Today is China’s Children’s Day – let’s take a look at the situation of Chinese children!
Editor’s Note This is CDB’s abridged translation of a WeChat post by UNICEF China, published on the first of June, China’s official Children’s Day. Please find the original here. The graphs are all taken from UNICEF’s report. This Children’s Day, let’s get a deeper understanding of China’s children. Do you know the answers to the following questions: How many children are there in China? Where does China rank in the world for its total number of children? How many Chinese children are affected by migration? What different types of challenges do different child populations in China face? How many children are unable to live with their parents? Children are …read more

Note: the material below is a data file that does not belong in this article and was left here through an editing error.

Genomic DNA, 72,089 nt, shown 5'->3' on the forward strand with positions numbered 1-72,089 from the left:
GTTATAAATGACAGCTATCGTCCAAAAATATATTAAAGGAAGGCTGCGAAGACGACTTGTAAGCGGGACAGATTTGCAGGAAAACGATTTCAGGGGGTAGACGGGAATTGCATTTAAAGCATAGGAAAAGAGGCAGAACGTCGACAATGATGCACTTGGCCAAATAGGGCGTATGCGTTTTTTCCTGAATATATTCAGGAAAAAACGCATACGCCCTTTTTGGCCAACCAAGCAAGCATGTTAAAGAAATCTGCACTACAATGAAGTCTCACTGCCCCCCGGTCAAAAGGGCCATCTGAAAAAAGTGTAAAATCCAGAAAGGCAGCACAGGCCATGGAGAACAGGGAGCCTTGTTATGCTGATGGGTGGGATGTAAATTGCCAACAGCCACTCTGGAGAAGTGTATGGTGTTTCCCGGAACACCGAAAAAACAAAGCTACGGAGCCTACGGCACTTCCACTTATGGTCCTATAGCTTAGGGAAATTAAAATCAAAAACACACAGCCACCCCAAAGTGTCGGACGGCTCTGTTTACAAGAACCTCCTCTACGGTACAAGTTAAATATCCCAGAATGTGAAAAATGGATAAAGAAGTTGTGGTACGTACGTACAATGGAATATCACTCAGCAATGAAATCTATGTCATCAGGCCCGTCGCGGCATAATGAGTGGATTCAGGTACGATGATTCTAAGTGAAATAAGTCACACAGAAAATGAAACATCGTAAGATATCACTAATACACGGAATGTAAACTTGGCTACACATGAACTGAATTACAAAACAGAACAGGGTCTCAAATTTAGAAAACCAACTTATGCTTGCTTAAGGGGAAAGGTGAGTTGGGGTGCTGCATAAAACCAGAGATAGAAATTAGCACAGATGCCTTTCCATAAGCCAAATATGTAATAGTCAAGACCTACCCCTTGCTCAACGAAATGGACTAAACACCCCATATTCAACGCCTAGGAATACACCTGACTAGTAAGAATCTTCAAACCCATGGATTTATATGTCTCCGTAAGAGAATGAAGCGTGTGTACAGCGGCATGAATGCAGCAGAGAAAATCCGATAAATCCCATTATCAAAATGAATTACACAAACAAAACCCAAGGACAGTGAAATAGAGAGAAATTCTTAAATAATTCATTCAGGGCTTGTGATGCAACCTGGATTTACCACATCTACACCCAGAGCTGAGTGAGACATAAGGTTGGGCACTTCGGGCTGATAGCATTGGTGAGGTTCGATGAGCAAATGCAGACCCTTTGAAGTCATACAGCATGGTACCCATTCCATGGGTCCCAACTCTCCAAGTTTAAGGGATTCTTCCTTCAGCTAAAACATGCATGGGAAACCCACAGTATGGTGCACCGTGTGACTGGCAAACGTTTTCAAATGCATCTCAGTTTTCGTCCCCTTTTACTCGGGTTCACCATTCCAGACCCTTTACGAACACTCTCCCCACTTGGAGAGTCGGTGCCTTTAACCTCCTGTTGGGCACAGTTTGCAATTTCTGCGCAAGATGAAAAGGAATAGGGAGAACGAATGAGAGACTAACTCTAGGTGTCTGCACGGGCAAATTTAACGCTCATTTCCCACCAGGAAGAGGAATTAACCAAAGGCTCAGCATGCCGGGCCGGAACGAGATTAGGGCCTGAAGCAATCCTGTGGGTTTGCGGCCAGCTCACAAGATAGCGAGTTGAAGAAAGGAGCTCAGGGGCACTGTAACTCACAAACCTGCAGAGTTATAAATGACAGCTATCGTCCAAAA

Social Work and Reverse Migration – an Interview with Professor Julian Chow
A long and in-depth interview with Berkeley professor Julian Chow on the development of the social service sector in China.
Controversy over the ‘Ice boy’ receiving only 500 Yuan in donations
A debate has ignited over the donations raised by last week’s viral “ice boy picture“. The controversy was begun by reports that the Zhuanshanbao Elementary School (转山包小学), where the boy in the picture studies, has received 100 thousand yuan in donations, and 81 students, including the boy in question, were given 500 yuan each. This piece of news was soon taken up by articles with headlines like ‘only 500 out of the 300 thousand yuan in donations end up going to the Ice Boy’, rapidly gaining momentum on social media and capturing the public’s attention once again. Many expressed doubts about whether the funds collected from contributors would be properly used. …read more
Donations collected in support of the “ice boy” and other left-behind children in Yunnan